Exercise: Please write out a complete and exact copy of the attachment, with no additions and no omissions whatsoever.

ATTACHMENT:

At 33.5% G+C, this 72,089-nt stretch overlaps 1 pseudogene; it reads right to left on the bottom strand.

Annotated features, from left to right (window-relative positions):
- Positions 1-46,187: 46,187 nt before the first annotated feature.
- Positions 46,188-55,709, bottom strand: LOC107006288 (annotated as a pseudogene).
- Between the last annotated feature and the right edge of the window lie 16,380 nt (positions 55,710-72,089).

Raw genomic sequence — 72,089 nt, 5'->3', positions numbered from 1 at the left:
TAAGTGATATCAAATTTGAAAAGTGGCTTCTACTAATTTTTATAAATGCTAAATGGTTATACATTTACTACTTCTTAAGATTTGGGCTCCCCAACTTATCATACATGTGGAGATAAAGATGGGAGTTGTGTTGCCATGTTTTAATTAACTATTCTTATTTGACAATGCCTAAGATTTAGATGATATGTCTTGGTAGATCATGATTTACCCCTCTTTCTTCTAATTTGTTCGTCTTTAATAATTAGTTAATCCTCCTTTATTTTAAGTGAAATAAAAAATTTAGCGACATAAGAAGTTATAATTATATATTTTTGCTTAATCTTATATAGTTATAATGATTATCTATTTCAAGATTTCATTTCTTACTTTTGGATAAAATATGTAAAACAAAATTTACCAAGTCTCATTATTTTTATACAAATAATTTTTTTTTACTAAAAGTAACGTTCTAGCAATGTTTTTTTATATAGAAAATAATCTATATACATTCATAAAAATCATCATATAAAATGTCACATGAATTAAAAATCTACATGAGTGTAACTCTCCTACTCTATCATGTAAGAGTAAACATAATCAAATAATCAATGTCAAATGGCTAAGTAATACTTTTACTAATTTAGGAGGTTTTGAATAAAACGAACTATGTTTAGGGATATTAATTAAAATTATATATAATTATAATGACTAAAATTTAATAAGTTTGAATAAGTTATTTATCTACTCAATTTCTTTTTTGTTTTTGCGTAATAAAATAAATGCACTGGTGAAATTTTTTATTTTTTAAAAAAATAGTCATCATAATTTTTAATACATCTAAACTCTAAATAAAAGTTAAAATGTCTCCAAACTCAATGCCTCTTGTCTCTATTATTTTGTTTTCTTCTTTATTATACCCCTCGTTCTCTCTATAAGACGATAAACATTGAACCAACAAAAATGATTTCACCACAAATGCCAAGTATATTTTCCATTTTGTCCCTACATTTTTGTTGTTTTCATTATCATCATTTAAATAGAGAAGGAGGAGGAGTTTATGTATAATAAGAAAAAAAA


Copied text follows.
At 33.5% G+C, this 72,089-nt stretch overlaps 1 pseudogene; it reads right to left on the bottom strand.

Annotated features, from left to right (window-relative positions):
- Positions 1-46,187: 46,187 nt before the first annotated feature.
- Positions 46,188-55,709, bottom strand: LOC107006288 (annotated as a pseudogene).
- Between the last annotated feature and the right edge of the window lie 16,380 nt (positions 55,710-72,089).

Raw genomic sequence — 72,089 nt, 5'->3', positions numbered from 1 at the left:
TAAGTGATATCAAATTTGAAAAGTGGCTTCTACTAATTTTTATAAATGCTAAATGGTTATACATTTACTACTTCTTAAGATTTGGGCTCCCCAACTTATCATACATGTGGAGATAAAGATGGGAGTTGTGTTGCCATGTTTTAATTAACTATTCTTATTTGACAATGCCTAAGATTTAGATGATATGTCTTGGTAGATCATGATTTACCCCTCTTTCTTCTAATTTGTTCGTCTTTAATAATTAGTTAATCCTCCTTTATTTTAAGTGAAATAAAAAATTTAGCGACATAAGAAGTTATAATTATATATTTTTGCTTAATCTTATATAGTTATAATGATTATCTATTTCAAGATTTCATTTCTTACTTTTGGATAAAATATGTAAAACAAAATTTACCAAGTCTCATTATTTTTATACAAATAATTTTTTTTTACTAAAAGTAACGTTCTAGCAATGTTTTTTTATATAGAAAATAATCTATATACATTCATAAAAATCATCATATAAAATGTCACATGAATTAAAAATCTACATGAGTGTAACTCTCCTACTCTATCATGTAAGAGTAAACATAATCAAATAATCAATGTCAAATGGCTAAGTAATACTTTTACTAATTTAGGAGGTTTTGAATAAAACGAACTATGTTTAGGGATATTAATTAAAATTATATATAATTATAATGACTAAAATTTAATAAGTTTGAATAAGTTATTTATCTACTCAATTTCTTTTTTGTTTTTGCGTAATAAAATAAATGCACTGGTGAAATTTTTTATTTTTTAAAAAAATAGTCATCATAATTTTTAATACATCTAAACTCTAAATAAAAGTTAAAATGTCTCCAAACTCAATGCCTCTTGTCTCTATTATTTTGTTTTCTTCTTTATTATACCCCTCGTTCTCTCTATAAGACGATAAACATTGAACCAACAAAAATGATTTCACCACAAATGCCAAGTATATTTTCCATTTTGTCCCTACATTTTTGTTGTTTTCATTATCATCATTTAAATAGAGAAGGAGGAGGAGTTTATGTATAATAAGAAAAAAAA